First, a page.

I see it. You have to be “immaculate” to be “good,” in literature today, and you have to be “good” to be “passable,” the way maybe William Dean Howells and Kate Chopin were, once upon a time. Jodi Picoult is vastly preferable to many other authors out there, if only for her ability to embed metaphoric anecdotes within, say, the end of chapters, as a way of showing the mental/emotional side of life without being indulgent in such feeling. Unlike other mass market voices like James Elroy, she doesn’t really seem to fall prey to CHEESINESS, necessarily.
Still, I simply cannot abide all this good guy/bad guy stuff. I never watch movies. There’s this realm you get in sometimes as a fabricated creator where you’re just clenching every muscle in your body, trying to make every little mannerisms of some of the characters “good,” and all of those of the other ones unrealistically boorish, or overly aggressive. This might work on some readers, but I’ve seen too much… I’ve been through the “crusty old classics” like A Hazard of New Fortunes and Huxley’s Point Counterpoint and believe it or not — they have a SENSE OF HUMOR. They do not live in these bubbles of allotted, polarized morality. The rhythm of existence comes from some invisible divinity or deity, and all of these characters live under the same rhythm, all under the same sky both proverbial and existential. If they take a trip out to nature, then THAT transforms them, like in many Virginia Woolf novels. Until then, so much of life is circumstantial. We don’t have computer chips in our heads making us either good or bad, and until lots of these popular writers realize that a lot of behavior, and opinion, is just a matter of the little fractals of surroundings growing up and in young adulthood, we won’t rediscover true literature again. It’s certainly an uphill battle, but I cannot abide pouring syrup on this us vs. them stuff and calling it pancakes.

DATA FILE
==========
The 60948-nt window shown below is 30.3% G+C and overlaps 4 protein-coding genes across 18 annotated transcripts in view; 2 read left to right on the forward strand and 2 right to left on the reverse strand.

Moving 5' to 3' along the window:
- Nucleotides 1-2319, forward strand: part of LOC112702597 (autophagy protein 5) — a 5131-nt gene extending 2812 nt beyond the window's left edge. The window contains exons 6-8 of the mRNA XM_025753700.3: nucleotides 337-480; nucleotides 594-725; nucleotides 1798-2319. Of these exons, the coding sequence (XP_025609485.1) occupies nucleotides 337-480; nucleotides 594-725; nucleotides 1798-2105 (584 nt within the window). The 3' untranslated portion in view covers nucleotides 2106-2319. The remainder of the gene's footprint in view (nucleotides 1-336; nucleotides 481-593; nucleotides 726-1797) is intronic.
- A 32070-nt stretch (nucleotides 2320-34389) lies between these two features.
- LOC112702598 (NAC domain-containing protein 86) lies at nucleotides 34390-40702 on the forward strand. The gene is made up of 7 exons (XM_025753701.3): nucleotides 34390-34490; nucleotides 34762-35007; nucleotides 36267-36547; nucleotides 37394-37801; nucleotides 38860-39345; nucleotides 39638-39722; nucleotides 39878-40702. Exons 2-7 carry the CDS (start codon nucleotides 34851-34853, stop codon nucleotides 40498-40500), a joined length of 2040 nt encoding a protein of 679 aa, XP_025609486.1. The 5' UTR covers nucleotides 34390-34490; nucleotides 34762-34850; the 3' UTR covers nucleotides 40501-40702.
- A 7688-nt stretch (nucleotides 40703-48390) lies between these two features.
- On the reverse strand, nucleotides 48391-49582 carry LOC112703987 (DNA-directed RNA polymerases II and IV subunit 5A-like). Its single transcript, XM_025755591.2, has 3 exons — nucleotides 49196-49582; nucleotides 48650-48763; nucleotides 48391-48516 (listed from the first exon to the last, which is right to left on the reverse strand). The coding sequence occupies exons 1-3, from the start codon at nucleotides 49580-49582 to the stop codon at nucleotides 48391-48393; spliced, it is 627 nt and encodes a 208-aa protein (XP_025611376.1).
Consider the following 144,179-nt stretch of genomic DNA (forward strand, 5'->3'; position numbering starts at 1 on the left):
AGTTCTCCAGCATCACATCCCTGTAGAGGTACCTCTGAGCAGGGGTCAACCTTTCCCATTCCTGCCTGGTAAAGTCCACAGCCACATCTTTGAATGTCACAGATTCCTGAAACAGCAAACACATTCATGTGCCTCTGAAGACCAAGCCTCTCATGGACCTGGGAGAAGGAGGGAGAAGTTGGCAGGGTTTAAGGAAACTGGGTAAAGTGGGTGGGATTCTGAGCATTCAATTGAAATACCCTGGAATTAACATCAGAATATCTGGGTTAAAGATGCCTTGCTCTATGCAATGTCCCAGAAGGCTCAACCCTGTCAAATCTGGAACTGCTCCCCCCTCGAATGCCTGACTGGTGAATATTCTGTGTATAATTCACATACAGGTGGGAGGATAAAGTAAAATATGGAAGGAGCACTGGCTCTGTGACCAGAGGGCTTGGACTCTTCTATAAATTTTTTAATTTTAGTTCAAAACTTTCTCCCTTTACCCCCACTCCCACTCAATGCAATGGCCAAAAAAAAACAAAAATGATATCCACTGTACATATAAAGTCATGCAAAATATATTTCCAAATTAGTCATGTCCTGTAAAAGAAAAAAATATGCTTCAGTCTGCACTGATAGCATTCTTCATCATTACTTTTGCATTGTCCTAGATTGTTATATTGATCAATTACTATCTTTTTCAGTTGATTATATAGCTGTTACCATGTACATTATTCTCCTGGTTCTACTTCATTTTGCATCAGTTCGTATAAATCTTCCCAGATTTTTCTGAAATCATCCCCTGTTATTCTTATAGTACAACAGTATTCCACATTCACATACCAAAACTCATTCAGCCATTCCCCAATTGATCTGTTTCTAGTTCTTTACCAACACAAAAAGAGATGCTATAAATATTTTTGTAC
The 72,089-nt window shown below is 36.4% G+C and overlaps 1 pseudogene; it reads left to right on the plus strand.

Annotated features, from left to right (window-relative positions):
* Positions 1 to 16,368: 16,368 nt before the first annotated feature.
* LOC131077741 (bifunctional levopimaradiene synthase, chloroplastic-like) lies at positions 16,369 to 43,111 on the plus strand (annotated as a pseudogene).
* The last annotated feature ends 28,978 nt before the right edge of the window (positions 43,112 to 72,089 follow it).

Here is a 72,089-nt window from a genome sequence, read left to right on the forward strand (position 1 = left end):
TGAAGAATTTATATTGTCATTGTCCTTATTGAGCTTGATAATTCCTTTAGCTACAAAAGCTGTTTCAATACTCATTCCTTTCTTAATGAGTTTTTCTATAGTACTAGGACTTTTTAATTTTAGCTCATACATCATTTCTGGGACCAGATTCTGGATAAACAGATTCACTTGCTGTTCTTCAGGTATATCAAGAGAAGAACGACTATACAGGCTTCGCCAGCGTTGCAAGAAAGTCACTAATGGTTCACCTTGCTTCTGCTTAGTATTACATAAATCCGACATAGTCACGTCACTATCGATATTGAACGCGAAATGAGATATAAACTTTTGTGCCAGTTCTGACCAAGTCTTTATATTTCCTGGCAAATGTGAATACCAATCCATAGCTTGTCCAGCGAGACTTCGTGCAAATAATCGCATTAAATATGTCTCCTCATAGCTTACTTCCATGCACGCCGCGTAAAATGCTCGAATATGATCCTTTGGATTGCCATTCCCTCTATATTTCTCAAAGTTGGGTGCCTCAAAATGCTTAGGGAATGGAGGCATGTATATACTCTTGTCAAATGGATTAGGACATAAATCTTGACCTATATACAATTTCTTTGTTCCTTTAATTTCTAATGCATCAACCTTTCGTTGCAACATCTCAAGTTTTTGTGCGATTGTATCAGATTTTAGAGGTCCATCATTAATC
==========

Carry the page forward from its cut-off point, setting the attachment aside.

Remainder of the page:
From what I read of the preliminary commentary on Picoult, it was billed as a “novel about racism.” And to be sure it is, and probably not the worst one out there. But still, maybe this is part of the problem: maybe we’re so reluctant to embrace a novel which isn’t specifically ABOUT something, maybe we’re afraid of what we truly believe, deep down, if we relinquish our taut grip around these chic issues of the day, and give in to the pervasive miscellany of life (notice I didn’t call it the SWEET pervasive miscellany of life). I say go easier on authors, and all artists, really, in the way of content, but require a little more worldview… require… a little more imperfection.